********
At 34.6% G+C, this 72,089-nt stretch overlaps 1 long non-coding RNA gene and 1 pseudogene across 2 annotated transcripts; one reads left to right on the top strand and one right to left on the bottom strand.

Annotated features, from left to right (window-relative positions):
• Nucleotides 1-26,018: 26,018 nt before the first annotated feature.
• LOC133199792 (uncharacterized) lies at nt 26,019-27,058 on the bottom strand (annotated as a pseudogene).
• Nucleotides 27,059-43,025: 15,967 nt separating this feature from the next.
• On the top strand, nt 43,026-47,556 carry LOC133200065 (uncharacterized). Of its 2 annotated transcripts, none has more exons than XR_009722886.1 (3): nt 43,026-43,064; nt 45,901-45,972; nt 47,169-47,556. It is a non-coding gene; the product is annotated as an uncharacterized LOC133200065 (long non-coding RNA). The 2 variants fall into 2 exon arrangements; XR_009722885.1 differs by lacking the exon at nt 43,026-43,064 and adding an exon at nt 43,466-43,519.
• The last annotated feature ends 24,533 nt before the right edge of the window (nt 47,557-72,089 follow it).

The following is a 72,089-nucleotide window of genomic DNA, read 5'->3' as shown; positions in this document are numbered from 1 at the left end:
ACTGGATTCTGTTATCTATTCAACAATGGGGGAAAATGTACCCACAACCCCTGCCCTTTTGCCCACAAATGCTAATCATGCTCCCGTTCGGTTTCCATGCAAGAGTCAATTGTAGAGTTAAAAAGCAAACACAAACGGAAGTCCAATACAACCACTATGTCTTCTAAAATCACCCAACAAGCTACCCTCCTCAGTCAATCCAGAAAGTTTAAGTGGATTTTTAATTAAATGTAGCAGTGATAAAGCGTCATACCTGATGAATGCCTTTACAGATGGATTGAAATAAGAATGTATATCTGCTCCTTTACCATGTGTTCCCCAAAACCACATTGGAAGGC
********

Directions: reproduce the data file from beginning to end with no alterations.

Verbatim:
At 34.6% G+C, this 72,089-nt stretch overlaps 1 long non-coding RNA gene and 1 pseudogene across 2 annotated transcripts; one reads left to right on the top strand and one right to left on the bottom strand.

Annotated features, from left to right (window-relative positions):
• Nucleotides 1-26,018: 26,018 nt before the first annotated feature.
• LOC133199792 (uncharacterized) lies at nt 26,019-27,058 on the bottom strand (annotated as a pseudogene).
• Nucleotides 27,059-43,025: 15,967 nt separating this feature from the next.
• On the top strand, nt 43,026-47,556 carry LOC133200065 (uncharacterized). Of its 2 annotated transcripts, none has more exons than XR_009722886.1 (3): nt 43,026-43,064; nt 45,901-45,972; nt 47,169-47,556. It is a non-coding gene; the product is annotated as an uncharacterized LOC133200065 (long non-coding RNA). The 2 variants fall into 2 exon arrangements; XR_009722885.1 differs by lacking the exon at nt 43,026-43,064 and adding an exon at nt 43,466-43,519.
• The last annotated feature ends 24,533 nt before the right edge of the window (nt 47,557-72,089 follow it).

The following is a 72,089-nucleotide window of genomic DNA, read 5'->3' as shown; positions in this document are numbered from 1 at the left end:
ACTGGATTCTGTTATCTATTCAACAATGGGGGAAAATGTACCCACAACCCCTGCCCTTTTGCCCACAAATGCTAATCATGCTCCCGTTCGGTTTCCATGCAAGAGTCAATTGTAGAGTTAAAAAGCAAACACAAACGGAAGTCCAATACAACCACTATGTCTTCTAAAATCACCCAACAAGCTACCCTCCTCAGTCAATCCAGAAAGTTTAAGTGGATTTTTAATTAAATGTAGCAGTGATAAAGCGTCATACCTGATGAATGCCTTTACAGATGGATTGAAATAAGAATGTATATCTGCTCCTTTACCATGTGTTCCCCAAAACCACATTGGAAGGC